If the US loses its sense of historic
purpose, then what is it? Just a place to go to get rich?
is only one winner in the ongoing shambles of the West’s policy on Syria, and
it is not Bashar al-Assad. Mr Assad and his regime are now locked into the
familiar slow suicide march of the modern dictatorship which ends eventually in
execution or exile. That will come later rather than sooner because of the
shameful political gamesmanship of the countries on which his victims should
have been able to rely, but – count on it – it’s just a matter of time. No, the
grand-slam, record-breaking, knock-out winner of the past week has been
Vladimir Putin, who graciously thanked the British Parliament on Friday for its
support in his quest for global domination. Surely every British and American
politician who declares that military intervention would be acceptable only
with the permission of the United Nations must know that he is handing Mr Putin
– with his blocking vote on the Security Council – the power to run the world?
Or at least, to determine the fate of some of the most oppressed parts of it.
the broken-backed nation that is post-communist Russia – so degraded in its
economic and military stature that many commentators are ready to write it out
of the world script altogether – has checkmated the “winners” of the Cold War.
For a defunct power, it is proving remarkably competent at protecting its
client states and maintaining its regional influence. Our side may be learning
a critical lesson: a dying superpower is more dangerous than it was at its
zenith because it has less to lose. Its leaders (particularly the present one)
will take wild risks to prove that they are still in the game. Russia must now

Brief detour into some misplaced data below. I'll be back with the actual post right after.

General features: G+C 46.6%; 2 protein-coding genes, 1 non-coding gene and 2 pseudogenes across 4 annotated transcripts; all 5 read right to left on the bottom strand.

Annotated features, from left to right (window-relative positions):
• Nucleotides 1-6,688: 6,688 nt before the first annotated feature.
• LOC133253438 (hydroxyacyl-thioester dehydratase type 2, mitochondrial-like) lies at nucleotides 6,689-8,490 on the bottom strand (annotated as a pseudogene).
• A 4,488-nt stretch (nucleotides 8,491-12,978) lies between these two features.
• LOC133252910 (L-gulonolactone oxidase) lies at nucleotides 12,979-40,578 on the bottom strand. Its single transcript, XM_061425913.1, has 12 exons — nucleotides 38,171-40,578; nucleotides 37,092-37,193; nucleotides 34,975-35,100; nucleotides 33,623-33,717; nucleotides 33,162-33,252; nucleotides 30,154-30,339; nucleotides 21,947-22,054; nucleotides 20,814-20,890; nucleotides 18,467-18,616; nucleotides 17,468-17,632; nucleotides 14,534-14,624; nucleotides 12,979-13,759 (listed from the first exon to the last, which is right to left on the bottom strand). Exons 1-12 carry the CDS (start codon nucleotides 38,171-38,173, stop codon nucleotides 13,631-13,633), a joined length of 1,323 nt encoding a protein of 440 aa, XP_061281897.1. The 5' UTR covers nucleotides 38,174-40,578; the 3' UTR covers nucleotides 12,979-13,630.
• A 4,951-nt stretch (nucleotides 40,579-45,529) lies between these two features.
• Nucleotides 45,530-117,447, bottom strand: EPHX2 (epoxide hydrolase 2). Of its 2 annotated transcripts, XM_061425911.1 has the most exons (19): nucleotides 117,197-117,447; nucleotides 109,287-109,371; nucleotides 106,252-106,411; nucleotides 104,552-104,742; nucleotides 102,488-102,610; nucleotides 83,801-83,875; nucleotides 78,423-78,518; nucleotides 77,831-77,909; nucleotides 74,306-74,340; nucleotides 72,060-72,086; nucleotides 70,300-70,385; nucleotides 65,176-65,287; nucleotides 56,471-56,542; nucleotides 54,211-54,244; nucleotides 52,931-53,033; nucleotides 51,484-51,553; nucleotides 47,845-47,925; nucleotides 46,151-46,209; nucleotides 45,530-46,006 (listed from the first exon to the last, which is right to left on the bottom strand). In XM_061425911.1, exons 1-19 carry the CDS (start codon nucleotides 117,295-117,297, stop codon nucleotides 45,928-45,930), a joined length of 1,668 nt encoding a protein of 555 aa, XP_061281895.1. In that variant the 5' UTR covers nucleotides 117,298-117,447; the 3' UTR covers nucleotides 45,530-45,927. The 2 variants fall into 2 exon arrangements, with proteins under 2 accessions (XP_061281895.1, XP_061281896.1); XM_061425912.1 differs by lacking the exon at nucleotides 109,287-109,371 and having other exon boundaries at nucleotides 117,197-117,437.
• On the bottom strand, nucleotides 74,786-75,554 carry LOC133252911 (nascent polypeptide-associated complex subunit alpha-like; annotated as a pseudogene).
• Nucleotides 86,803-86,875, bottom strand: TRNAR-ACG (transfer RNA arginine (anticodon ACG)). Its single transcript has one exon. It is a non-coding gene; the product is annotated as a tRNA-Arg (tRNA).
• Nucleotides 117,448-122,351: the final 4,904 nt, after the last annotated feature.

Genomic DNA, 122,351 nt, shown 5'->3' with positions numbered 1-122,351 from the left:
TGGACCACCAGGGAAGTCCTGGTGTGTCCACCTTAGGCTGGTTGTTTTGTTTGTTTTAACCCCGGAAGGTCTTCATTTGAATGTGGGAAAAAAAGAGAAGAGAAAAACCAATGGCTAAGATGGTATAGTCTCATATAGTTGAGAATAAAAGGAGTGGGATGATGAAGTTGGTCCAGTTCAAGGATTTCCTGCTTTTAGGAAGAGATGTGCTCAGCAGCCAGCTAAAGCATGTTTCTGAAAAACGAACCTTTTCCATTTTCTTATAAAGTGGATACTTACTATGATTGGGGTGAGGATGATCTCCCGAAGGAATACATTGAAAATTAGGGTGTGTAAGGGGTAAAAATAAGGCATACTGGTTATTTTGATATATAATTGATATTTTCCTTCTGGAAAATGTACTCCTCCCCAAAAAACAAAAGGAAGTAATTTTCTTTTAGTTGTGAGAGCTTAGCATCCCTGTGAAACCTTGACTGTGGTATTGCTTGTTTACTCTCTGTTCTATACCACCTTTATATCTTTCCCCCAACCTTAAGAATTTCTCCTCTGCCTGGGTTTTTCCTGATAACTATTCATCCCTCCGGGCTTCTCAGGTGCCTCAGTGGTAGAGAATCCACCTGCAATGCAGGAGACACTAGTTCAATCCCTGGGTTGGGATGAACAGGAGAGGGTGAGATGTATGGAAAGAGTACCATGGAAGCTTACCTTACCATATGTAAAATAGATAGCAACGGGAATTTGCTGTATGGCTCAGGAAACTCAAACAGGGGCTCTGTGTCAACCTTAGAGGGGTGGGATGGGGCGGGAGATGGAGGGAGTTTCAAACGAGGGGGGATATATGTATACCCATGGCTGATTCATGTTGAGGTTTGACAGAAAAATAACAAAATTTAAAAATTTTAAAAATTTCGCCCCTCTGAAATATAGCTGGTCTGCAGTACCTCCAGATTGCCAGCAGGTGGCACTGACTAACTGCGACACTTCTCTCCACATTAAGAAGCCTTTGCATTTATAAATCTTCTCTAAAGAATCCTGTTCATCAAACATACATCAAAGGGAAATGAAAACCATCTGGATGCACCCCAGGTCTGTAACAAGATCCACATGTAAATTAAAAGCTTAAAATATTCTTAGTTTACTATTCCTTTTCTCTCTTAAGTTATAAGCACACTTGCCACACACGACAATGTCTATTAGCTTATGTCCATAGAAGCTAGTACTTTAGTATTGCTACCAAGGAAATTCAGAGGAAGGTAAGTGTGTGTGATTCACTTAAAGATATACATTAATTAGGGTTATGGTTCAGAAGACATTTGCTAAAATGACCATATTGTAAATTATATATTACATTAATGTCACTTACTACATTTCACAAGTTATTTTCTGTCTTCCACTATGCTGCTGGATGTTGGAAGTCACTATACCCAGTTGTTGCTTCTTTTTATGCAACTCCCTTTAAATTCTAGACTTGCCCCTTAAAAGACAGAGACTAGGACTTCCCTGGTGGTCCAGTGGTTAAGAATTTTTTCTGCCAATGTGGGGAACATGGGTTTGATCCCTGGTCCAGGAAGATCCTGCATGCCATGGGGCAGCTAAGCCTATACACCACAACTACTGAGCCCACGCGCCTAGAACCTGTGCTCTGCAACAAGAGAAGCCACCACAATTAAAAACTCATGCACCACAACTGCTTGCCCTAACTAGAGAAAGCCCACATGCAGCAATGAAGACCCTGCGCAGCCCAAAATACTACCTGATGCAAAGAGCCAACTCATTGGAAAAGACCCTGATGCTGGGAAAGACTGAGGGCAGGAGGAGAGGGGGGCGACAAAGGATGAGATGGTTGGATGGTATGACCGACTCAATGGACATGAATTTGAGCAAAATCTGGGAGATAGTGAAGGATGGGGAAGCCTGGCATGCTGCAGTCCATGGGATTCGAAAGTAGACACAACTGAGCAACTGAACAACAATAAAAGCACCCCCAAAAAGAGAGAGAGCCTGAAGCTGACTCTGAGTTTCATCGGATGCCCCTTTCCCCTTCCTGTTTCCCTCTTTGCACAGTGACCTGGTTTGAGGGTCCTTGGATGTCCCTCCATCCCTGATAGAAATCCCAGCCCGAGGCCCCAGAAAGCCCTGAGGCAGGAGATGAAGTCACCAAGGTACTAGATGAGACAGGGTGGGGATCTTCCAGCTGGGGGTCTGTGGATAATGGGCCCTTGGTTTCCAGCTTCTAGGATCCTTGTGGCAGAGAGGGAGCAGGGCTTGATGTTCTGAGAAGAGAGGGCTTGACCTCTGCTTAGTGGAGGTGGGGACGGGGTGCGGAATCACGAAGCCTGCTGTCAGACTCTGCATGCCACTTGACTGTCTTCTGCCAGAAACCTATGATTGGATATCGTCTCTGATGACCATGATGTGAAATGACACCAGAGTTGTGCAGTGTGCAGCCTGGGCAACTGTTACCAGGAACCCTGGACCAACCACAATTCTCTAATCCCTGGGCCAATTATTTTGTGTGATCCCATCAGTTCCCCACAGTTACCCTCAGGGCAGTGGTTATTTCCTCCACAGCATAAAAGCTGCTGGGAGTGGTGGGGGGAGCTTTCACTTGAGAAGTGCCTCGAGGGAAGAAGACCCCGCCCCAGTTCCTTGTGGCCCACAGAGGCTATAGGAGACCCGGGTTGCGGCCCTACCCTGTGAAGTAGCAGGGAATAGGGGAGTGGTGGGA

be regarded as a potentially unstable, irresponsible rogue state which will
fling itself against the might of the West for the sheer bombastic joy of it.
brings us to the current clear loser: the West, and all of those who believed
in its capacity to defend humane values and the rule of law. Even assuming
Barack Obama gets Congress to agree to his minimalist no-regime-change,
no-nation-building, in-and-out-in-a-couple-of-days intervention (maybe with a
teeny-tiny bit of help from France), what sort of impact will the leader of the
free world have made on the criminal Syrian regime? It is difficult to know
precisely what effect he intends his carefully circumscribed and meticulously
pre-announced actions to have. Short of providing the precise date and time of
his rocket launches, and a map of the exit routes from proposed targets, he
could scarcely have been more helpful to the Syrian government in keeping the
damage to a minimum. If the White House sees this elaborate warning arrangement
as a way of avoiding civilian casualties, then it is very naive: ruthless
dictatorships are more likely to plant civilians in the proposed target areas for
propaganda purposes, than to remove them to safety.
would Mr Obama’s foray into the military assault business – assuming it goes
ahead – be designed to accomplish? The President and his spokesmen take a
rather different tone from that of Secretary of State John Kerry, who has made
very eloquent statements indeed about the abomination of the Assad regime and
the moral imperative to prevent further atrocities. Mr Obama himself speaks as
if he were engaged in a public-relations war rather than a shooting one: the US
intervention (when it happens) will be all about “sending a signal” to the